The master that advertising serves. 

To keep things simple, I define advertising as such: a paid format to put information in front of consumers. That's it. If you paid to get your message across, it's advertising. Yes, you can assault me in the comments below for this simplistic definition, but I do believe that the main delineation between advertising and other forms of communication is that a brand pays to access an audience. What's most humorous about the many claims that content marketing is killing advertising, is that for the vast majority of brands, in order to get any traction for their content, they are using different forms of paid advertising and sponsorship to get consumers to pay attention to it (can you smell the irony?). Obviously, this new line of marketing only adds more dollars to adverting's coffers. Brands and media pundits may not like to face the facts, but they are evident. Advertising is a beast, and a huge part of the global GDP. It helps every sector of business and government to grow. And, as much as we've tried, there has not been anything that has come along and changed that. That isn't to say that it won't happen, but it hasn't happened yet. So, even though it may be flat or declining, it's not in a bad state, and it's not because of content marketing. The numbers, the market size and the attention is there and growing (even if it has years of slowing down).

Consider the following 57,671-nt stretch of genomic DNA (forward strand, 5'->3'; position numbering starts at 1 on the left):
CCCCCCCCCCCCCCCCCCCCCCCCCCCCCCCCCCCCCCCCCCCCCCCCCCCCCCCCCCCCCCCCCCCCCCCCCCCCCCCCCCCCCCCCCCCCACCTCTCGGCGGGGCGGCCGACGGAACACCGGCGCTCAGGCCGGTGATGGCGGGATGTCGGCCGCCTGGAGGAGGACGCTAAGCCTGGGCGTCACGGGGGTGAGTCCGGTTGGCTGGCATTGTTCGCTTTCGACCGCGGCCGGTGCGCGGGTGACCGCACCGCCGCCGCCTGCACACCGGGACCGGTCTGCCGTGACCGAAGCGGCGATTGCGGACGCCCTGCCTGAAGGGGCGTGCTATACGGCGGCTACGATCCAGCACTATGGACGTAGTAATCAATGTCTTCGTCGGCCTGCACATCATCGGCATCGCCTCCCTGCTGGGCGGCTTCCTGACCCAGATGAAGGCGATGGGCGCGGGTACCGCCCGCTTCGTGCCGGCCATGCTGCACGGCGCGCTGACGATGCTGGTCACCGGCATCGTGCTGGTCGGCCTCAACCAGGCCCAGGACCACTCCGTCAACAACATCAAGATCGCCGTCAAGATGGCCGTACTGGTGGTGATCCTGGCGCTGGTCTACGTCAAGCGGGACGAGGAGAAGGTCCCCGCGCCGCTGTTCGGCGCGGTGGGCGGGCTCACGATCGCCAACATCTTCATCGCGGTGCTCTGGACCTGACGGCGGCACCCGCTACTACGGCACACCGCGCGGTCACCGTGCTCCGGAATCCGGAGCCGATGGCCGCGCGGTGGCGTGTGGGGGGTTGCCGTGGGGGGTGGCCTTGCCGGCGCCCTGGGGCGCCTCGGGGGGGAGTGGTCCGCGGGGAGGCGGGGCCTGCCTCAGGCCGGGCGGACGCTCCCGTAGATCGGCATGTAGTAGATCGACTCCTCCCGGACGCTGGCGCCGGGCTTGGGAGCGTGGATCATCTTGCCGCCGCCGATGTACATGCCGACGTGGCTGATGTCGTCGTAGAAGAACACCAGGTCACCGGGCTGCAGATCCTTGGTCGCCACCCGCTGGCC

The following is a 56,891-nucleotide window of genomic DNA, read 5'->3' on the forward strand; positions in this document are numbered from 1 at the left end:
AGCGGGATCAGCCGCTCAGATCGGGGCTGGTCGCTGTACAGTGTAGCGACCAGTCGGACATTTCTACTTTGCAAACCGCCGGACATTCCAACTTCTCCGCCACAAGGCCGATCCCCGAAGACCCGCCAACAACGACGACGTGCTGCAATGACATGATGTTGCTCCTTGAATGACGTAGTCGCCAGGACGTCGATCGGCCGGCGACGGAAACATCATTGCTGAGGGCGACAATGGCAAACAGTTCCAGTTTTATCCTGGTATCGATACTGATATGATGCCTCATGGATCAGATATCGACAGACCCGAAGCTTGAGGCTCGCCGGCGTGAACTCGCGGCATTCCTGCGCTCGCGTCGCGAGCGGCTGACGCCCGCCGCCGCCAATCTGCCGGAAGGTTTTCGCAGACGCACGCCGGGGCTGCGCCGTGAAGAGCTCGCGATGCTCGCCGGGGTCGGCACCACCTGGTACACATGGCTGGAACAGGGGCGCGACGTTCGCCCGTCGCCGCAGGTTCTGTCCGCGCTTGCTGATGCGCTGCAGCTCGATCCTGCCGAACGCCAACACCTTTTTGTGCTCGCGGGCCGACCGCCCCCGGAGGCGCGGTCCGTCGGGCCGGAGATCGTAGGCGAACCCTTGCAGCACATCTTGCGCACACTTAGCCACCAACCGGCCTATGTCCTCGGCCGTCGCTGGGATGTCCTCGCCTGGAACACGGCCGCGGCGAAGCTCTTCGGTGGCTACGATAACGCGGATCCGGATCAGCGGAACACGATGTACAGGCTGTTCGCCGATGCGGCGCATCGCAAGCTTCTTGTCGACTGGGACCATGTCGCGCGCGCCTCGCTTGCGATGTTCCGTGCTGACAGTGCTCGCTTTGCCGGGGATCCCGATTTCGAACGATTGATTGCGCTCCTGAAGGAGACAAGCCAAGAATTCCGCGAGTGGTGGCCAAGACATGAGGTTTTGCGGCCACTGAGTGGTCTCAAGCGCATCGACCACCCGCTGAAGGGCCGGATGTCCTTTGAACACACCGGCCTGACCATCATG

The true action item is this: make advertising better. It's not simple feat, but it can help to change the hearts and minds of consumers and even marketers. 

By Mitch Joel